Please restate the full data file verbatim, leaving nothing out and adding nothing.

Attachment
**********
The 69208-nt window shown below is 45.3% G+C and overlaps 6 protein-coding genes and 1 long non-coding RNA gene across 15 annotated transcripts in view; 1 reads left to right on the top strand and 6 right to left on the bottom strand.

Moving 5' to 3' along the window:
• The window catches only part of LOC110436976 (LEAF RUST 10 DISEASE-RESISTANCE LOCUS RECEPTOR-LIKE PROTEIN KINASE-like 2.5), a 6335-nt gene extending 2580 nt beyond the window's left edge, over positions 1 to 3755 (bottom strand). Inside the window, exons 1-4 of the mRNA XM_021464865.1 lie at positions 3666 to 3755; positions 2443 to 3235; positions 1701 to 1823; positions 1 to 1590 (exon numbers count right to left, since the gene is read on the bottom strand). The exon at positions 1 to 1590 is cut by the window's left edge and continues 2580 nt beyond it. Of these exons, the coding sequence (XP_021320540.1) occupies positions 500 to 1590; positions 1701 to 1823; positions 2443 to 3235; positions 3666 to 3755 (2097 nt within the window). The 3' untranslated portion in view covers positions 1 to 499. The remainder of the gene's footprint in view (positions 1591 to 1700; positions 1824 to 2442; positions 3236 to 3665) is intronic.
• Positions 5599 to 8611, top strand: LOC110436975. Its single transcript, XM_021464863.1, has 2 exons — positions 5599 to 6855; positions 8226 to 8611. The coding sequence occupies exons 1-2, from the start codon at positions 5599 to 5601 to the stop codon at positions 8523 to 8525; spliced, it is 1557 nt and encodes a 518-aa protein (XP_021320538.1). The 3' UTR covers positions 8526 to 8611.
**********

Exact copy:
The 69208-nt window shown below is 45.3% G+C and overlaps 6 protein-coding genes and 1 long non-coding RNA gene across 15 annotated transcripts in view; 1 reads left to right on the top strand and 6 right to left on the bottom strand.

Moving 5' to 3' along the window:
• The window catches only part of LOC110436976 (LEAF RUST 10 DISEASE-RESISTANCE LOCUS RECEPTOR-LIKE PROTEIN KINASE-like 2.5), a 6335-nt gene extending 2580 nt beyond the window's left edge, over positions 1 to 3755 (bottom strand). Inside the window, exons 1-4 of the mRNA XM_021464865.1 lie at positions 3666 to 3755; positions 2443 to 3235; positions 1701 to 1823; positions 1 to 1590 (exon numbers count right to left, since the gene is read on the bottom strand). The exon at positions 1 to 1590 is cut by the window's left edge and continues 2580 nt beyond it. Of these exons, the coding sequence (XP_021320540.1) occupies positions 500 to 1590; positions 1701 to 1823; positions 2443 to 3235; positions 3666 to 3755 (2097 nt within the window). The 3' untranslated portion in view covers positions 1 to 499. The remainder of the gene's footprint in view (positions 1591 to 1700; positions 1824 to 2442; positions 3236 to 3665) is intronic.
• Positions 5599 to 8611, top strand: LOC110436975. Its single transcript, XM_021464863.1, has 2 exons — positions 5599 to 6855; positions 8226 to 8611. The coding sequence occupies exons 1-2, from the start codon at positions 5599 to 5601 to the stop codon at positions 8523 to 8525; spliced, it is 1557 nt and encodes a 518-aa protein (XP_021320538.1). The 3' UTR covers positions 8526 to 8611.